This article will define what is FPGA and what is ASIC and we’ll attempt to elucidate the questions on FPGAs vs ASICs, we will cover the similarities and differences between them.
We will outline each one’s advantages and disadvantages so that you can make an informed decision on which one to use depending on your application needs.
FPGA stands for Field Programmable Gate Array. It is an integrated circuit which can be “field” programmed to work as per the intended design. It means it can work as a microprocessor, or as an encryption unit, or graphics card, or even all these three at once.
As implied by the name itself, the FPGA is field programmable. So, an FPGA working as a microprocessor can be reprogrammed to function as the graphics card in the field, as opposed to in the semiconductor foundries. The designs running on FPGAs are generally created using hardware description languages such as VHDL and Verilog.
FPGA is made up of thousands of Configurable Logic Blocks (CLBs) embedded in an ocean of programmable interconnects. The CLBs are primarily made of Look-Up Tables (LUTs), Multiplexers and Flip-Flops.
They can implement complex logic functions. Apart from CLBs, and routing interconnects, many FPGAs also contain dedicated hard-silicon blocks for various functions such as Block RAM, DSP Blocks, External Memory Controllers, PLLs, Multi-Gigabit Transceivers etc.
A recent trend is providing a hard-silicon processor core (such as ARM Cortex A9 in case of Xilinx Zynq) inside the same FPGA die itself so that the processor can take care of mundane, non-critical tasks whereas FPGA can take care of high-speed acceleration which cannot be done using processors. These dedicated hardware blocks are critical in competing with ASICs.
ASIC stands for Application Specific Integrated Circuit. As the name implies, ASICs are application specific. They are designed for one sole purpose and they function the same their whole operating life.
For example, the CPU inside your phone is an ASIC. It is meant to function as a CPU for its whole life. Its logic function cannot be changed to anything else because its digital circuitry is made up of permanently connected gates and flip-flops in silicon.
The logic function of ASIC is specified in a similar way as in the case of FPGAs, using hardware description languages such as Verilog or VHDL.
The difference in case of ASIC is that the resultant circuit is permanently drawn into silicon whereas in FPGAs the circuit is made by connecting a number of configurable blocks.
For a comparison, think of creating a castle using Lego blocks versus creating a castle using concrete. The former is analogous to FPGAs, whereas the latter is analogous to ASICs. You can reuse Lego blocks to create a different design, but the concrete castle is permanent.
As per Rajeev Jayaraman from Xilinx, the ASIC vs FPGA cost analysis graph looks like above.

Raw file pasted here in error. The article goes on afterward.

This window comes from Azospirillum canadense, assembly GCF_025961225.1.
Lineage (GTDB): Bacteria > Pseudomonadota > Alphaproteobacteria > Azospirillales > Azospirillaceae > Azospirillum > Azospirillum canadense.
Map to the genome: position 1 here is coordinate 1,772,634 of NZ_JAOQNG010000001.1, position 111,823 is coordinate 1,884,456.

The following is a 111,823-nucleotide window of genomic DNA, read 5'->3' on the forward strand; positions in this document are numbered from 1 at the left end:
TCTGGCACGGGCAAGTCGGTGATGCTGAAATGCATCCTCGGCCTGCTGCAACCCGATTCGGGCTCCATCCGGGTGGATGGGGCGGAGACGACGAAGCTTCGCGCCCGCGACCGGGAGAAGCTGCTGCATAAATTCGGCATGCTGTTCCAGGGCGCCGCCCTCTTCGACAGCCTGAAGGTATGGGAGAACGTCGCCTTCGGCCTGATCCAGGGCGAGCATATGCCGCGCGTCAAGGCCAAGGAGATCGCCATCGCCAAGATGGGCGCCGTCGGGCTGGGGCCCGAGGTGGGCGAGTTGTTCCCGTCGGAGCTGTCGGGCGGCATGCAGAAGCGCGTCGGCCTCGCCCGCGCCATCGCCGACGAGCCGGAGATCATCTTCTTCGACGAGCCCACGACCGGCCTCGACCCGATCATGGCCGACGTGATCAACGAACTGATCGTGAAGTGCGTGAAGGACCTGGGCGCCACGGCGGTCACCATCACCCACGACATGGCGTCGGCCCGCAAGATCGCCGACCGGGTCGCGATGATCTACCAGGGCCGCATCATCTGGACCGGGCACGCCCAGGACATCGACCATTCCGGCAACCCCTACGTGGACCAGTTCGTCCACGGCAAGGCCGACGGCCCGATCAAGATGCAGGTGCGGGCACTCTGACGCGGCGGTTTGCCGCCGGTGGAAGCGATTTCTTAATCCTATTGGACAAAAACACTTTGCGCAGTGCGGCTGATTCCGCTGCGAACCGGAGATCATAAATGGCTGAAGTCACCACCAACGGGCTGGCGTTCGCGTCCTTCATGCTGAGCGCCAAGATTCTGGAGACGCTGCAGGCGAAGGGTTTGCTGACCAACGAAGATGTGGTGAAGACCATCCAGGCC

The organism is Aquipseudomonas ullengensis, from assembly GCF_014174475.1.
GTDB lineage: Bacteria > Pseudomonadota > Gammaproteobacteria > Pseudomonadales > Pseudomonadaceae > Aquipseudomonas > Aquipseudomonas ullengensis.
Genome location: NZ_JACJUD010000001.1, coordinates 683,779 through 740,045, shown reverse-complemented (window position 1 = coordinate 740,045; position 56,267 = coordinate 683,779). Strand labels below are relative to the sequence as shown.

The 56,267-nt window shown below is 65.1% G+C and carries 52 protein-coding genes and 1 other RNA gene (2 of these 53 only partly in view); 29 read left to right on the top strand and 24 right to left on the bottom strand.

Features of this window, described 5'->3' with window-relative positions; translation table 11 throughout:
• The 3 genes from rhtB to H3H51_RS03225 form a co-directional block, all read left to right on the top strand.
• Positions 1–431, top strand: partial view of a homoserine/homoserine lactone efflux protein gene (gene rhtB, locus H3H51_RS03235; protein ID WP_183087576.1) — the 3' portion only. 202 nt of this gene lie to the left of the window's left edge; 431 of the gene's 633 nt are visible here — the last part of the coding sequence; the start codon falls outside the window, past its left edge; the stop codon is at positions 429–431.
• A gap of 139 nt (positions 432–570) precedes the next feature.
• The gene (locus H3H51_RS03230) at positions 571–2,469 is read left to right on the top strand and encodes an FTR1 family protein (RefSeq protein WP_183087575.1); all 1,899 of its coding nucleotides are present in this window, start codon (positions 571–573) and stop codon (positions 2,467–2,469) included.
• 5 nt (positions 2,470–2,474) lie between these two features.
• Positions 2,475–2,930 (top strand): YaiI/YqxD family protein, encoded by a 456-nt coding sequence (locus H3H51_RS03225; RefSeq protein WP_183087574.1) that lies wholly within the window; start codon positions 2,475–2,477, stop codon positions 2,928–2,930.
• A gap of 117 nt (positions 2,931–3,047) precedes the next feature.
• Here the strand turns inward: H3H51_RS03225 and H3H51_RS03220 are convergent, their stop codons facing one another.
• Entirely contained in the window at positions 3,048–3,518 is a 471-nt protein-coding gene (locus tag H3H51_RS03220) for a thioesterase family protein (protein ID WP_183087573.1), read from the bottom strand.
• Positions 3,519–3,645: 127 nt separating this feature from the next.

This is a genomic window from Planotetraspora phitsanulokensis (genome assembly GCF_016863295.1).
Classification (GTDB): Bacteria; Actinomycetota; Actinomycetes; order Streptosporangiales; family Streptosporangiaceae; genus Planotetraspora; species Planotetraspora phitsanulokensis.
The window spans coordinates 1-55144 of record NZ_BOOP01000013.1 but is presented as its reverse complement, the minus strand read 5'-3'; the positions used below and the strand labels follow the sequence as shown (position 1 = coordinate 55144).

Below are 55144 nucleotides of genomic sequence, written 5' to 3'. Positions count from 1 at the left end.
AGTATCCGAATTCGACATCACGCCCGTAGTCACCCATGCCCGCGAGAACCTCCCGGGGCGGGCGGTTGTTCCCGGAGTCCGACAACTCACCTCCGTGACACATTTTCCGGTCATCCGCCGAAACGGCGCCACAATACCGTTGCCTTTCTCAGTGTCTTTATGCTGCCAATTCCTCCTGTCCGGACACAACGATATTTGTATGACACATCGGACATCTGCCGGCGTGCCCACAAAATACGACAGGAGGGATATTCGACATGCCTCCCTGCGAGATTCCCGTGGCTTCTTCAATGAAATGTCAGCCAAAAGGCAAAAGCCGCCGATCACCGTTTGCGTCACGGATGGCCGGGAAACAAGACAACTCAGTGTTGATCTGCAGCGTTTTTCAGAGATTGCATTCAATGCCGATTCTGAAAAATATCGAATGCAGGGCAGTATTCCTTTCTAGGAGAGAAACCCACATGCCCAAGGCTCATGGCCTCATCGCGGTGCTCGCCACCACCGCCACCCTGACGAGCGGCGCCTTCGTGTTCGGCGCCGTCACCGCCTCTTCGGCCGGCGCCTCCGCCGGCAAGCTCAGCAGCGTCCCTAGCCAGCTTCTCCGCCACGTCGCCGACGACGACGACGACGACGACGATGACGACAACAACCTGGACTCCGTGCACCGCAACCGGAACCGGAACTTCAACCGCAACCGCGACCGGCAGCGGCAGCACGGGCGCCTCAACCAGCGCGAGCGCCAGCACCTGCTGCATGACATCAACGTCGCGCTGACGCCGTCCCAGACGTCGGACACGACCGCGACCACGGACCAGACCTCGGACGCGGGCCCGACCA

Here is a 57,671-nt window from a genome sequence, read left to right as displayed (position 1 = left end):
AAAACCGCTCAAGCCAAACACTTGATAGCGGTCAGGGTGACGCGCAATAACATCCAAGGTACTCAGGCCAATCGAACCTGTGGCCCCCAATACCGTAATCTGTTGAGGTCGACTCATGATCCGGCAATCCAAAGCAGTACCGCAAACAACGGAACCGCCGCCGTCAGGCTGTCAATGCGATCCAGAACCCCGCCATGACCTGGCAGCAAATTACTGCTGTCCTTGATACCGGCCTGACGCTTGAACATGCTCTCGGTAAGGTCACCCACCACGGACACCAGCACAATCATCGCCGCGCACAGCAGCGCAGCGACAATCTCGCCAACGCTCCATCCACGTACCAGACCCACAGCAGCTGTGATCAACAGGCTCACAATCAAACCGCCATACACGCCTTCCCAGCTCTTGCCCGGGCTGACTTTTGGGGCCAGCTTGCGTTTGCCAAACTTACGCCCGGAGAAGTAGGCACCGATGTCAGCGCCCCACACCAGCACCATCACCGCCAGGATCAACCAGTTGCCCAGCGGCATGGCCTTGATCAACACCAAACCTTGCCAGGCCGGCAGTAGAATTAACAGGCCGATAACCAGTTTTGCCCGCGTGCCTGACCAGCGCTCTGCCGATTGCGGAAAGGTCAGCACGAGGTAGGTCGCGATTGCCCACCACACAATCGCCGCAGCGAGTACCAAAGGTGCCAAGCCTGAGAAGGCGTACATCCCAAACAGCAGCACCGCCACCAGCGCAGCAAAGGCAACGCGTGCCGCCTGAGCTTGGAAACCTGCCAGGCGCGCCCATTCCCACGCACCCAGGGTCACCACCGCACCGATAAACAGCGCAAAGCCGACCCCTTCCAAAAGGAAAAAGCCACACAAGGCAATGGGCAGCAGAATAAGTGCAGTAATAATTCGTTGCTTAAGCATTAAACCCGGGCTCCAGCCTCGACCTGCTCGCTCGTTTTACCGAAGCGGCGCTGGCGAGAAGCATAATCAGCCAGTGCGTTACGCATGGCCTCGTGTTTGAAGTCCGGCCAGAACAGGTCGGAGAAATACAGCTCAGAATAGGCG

The cost and unit values have been omitted from the chart since they differ with process technology used and with time. ASICs have very high Non-Recurring Engineering (NRE costs) up in millions, whereas the actual per die cost could be in cents.
In the case of FPGAs, there is no NRE cost. You pay for the actual FPGA IC, and generally, get free software for that FPGA (up to a limit). So, the total cost for ASICs starts very high owing to the NRE cost, but its slope is flatter.
That is, prototyping ASICs in small quantities is very costly, but in large volumes, the cost per volume becomes very less. In the case of FPGAs the IC cost is quite higher, so in large volumes, it becomes costly in comparison to ASICs.
Here is the breakdown of ASIC cost components:
Compared to the above list, the FPGA cost is only for the IC which can be bought off-the-shelf.
Are you a newcomer who wants to learn more about VLSI and hardware design? Then FPGAs and simulation software is most suitable for you. Are you designing your own product?
Ask yourself what is the target market, the expected price range, power budget, speed requirement etc for the product. Can it be done using FPGAs? If yes, then go ahead and prototype your idea. If not, you might not have any other way than to go with ASIC.
In the majority of cases, it should be possible to at least prototype and validate your idea using FPGAs. And by the time you are finished with the prototype, you would yourself get the idea whether you need to go with ASIC route or not.
Of course, if your design is totally breakthrough kind and extraordinary with highly specific requirements (in terms of cost, power, speed etc) then you have no option than to go with ASIC route. Otherwise, FPGAs can cater to the majority of use cases, especially when you need reconfigurable hardware.
So, there you go! We hope that you are now more enlightened about FPGAs vs ASICs and can make an informed decision on which one to go for depending on your application needs!
1. Rajeev Jayaraman, Xilinx Inc, 2001 https://www.doc.ic.ac.uk/~wl/teachlocal/arch/killasic.pdf